Exhaust pipes in place.
Photo: Ben Beacock

That’s all fairly simple stuff. Less simple was the chassis, which Beacock told us he actually digitized to figure out in his modeling software:

The chassis was more difficult, and I was able to borrow a MicroScribe digitizer to get the complex shape of the rear wheel wells, frame rails and floor.

It became apparent that although the subframe would fit, it’s really designed for the front and transferring the engine loads rearwards into the chassis. With that same subframe in the rear, those loads have to make their way back to the main chassis by way of going around the engine.

Clearances were tight and the engine would hang out just a little bit over the rear axle, but sure enough, it would fit.

Image: Ben Beacock

Making it fit was a matter of completely reworking the car, though. The MacPherson struts that came with the car were ditched for a double wishbone suspension system that would carry the new load on the rear better. It was hard to fit springs and shocks back there as well, so they became pushrod and bellcrank actuated like the suspension on a formula car.

Suspension in motion.

The subframe needed to be light as well, so it was made of aluminum. Beacock told us that he made a template and went to town, this time with an upgraded welder at home:

For the subframe, I roughed by out a template by hand that I could duplicate eight times out of sheet aluminum with the plasma cutter. By that point I had switched jobs and no longer had access to a welder at work, so I found myself a used 180-amp TIG welder— a big heavy beast.

The engine cover build in process. The front panel tips outward for access.
Photo: Ben Beacock

Even the cover around the engine was designed to bear some loads and stiffen up the rear of the car.

“I value my well-being, so it needed a proper firewall engine cover and not just some piece of plexiglass,” Beacock told Jalopnik. “But I might as well add some structure and make the engine cover an assortment of fold-out aluminum-skinned stressed panels.” Well, of course

It all rides on 15-inch BBS wheels from a Porsche 930, which top off an already classic looking car. Bonus: the final rear end setup moved the wheels out a bit more to fill out the car’s fender flares a little better.

Beacock’s green car next to another Scirocco.
Photo: Ben Beacock

The car drove for the first time under its own power last summer. Beacock discovered a bit of left-right play in the shifter, but that was remedied by adjusting a new bushing he’d installed too tightly.

First drive! It looks shockingly normal from this view.

So far, Ben’s build has been a remarkable feat of trial and error. For example, one of the least expected things was the amount of positive pressure the new engine bay generated. It was enough to go up the hollow C-pillars of the car and actually push the headliner down on Beacock’s head the first time he attempted to drive it on the highway. So, he cracked the windows to alleviate this, but was left searching for a more permanent solution.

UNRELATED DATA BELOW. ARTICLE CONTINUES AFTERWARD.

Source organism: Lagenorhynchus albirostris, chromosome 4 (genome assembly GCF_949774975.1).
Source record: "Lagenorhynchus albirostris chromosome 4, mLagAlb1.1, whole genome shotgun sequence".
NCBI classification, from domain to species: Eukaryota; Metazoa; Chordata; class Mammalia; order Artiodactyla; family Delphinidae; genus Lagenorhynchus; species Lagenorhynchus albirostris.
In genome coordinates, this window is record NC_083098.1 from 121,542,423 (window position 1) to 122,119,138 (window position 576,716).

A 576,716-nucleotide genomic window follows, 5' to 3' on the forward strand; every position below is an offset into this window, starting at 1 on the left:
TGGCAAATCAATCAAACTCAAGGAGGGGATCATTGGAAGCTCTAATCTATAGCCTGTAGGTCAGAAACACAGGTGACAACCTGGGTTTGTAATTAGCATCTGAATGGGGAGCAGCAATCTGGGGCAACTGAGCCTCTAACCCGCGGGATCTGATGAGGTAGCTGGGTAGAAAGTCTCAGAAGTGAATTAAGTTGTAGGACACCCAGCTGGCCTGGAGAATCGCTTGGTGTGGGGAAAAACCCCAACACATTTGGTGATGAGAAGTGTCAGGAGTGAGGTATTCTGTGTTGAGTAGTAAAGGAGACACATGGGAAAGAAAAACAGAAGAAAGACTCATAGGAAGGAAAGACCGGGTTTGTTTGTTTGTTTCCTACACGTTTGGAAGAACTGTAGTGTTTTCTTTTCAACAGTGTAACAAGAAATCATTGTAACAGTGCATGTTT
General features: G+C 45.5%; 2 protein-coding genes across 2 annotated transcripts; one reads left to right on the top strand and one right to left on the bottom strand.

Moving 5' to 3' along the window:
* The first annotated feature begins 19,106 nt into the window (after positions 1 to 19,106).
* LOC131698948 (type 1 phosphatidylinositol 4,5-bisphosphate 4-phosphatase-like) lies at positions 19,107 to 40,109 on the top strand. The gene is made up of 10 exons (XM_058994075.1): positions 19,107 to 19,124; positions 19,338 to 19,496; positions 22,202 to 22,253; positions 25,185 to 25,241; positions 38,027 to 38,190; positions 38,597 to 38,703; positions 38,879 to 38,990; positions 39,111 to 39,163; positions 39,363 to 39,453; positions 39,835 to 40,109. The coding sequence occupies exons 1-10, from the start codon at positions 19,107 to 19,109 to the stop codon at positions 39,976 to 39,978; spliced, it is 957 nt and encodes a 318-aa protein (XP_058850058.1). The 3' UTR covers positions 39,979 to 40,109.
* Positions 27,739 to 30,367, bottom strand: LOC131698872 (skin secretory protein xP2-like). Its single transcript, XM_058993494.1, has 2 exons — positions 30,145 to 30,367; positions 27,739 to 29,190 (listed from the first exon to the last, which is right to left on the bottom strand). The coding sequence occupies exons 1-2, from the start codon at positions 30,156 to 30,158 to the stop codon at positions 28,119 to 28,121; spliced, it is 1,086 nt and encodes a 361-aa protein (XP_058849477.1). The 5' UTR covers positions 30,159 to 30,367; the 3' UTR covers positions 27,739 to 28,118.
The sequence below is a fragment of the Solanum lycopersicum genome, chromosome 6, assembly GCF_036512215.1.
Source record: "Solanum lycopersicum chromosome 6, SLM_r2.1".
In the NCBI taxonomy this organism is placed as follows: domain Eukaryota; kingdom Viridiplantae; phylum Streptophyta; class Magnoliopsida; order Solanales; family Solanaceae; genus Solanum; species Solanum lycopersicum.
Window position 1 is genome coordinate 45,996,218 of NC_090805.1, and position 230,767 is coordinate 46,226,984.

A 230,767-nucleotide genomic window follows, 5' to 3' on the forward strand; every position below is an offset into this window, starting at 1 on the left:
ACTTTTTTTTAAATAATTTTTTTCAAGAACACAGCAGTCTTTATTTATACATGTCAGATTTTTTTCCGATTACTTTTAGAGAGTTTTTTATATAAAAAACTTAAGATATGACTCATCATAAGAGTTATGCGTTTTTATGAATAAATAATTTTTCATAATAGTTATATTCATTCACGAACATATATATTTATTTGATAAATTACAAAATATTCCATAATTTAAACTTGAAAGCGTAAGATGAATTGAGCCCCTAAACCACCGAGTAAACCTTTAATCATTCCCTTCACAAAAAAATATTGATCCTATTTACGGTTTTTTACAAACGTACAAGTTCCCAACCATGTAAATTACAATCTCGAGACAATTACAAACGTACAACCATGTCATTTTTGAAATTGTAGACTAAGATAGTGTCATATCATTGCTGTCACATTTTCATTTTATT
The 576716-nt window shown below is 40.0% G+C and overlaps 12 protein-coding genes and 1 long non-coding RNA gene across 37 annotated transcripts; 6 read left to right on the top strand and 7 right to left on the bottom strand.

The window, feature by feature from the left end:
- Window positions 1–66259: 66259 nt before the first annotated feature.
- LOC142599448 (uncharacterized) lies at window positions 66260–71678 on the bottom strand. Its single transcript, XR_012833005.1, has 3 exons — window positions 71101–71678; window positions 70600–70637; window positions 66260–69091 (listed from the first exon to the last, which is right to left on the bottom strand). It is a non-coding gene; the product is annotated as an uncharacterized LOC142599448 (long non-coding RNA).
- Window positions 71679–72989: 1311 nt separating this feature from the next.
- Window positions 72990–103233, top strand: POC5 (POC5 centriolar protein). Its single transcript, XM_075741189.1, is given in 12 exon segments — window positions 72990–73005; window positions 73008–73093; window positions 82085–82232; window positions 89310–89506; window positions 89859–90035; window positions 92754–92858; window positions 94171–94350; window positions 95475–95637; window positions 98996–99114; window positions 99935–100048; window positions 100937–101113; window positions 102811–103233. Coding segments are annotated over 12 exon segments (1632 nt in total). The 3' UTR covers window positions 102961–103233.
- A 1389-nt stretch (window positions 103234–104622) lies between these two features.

The original rear upper control arms, which weighed only around 600 grams. They’re beautiful, but they weren’t sturdy enough in use.
Photo: Ben Beacock

Currently, Beacock is in the process of redesigning the rear upper control arms as the current ones couldn’t withstand the forces they needed to in use and started deforming.

Image: Ben Beacock

“I’ve designed new ones (finite element analysis this time) and [am] just waiting on some waterjet time,” Beacock told Jalopnik.

Either way, he’s already enamored with how the 24-valve VR6 sounds coming from behind the driver’s seat. Just listen to this little thing in action, and it’s easy to understand why.

As with any good project car, there’s a full build thread that goes into all the wonderful, custom details that we wouldn’t have the space to mention here, so it’s worth hopping over to Ben’s build thread on VWVortex to gawk at all the beautifully rendered parts, astonishing amount of fabrication work and photos of the final pieces.

The carpeted engine cover in place, which has 22-gauge sheet aluminum panels underneath.
Photo: Ben Beacock

We’re featuring the coolest project cars from across the internet on Build of the Week. What insane build have you been wrenching on lately? Drop me a line at stef dot schrader at jalopnik dot com with “Build of the Week” somewhere in the subject line if you’d like to be featured here.

Contributor, Jalopnik. 1984 "Porschelump" 944 race car, 1971 Volkswagen 411 race car, 2010 Mitsubishi Lancer GTS.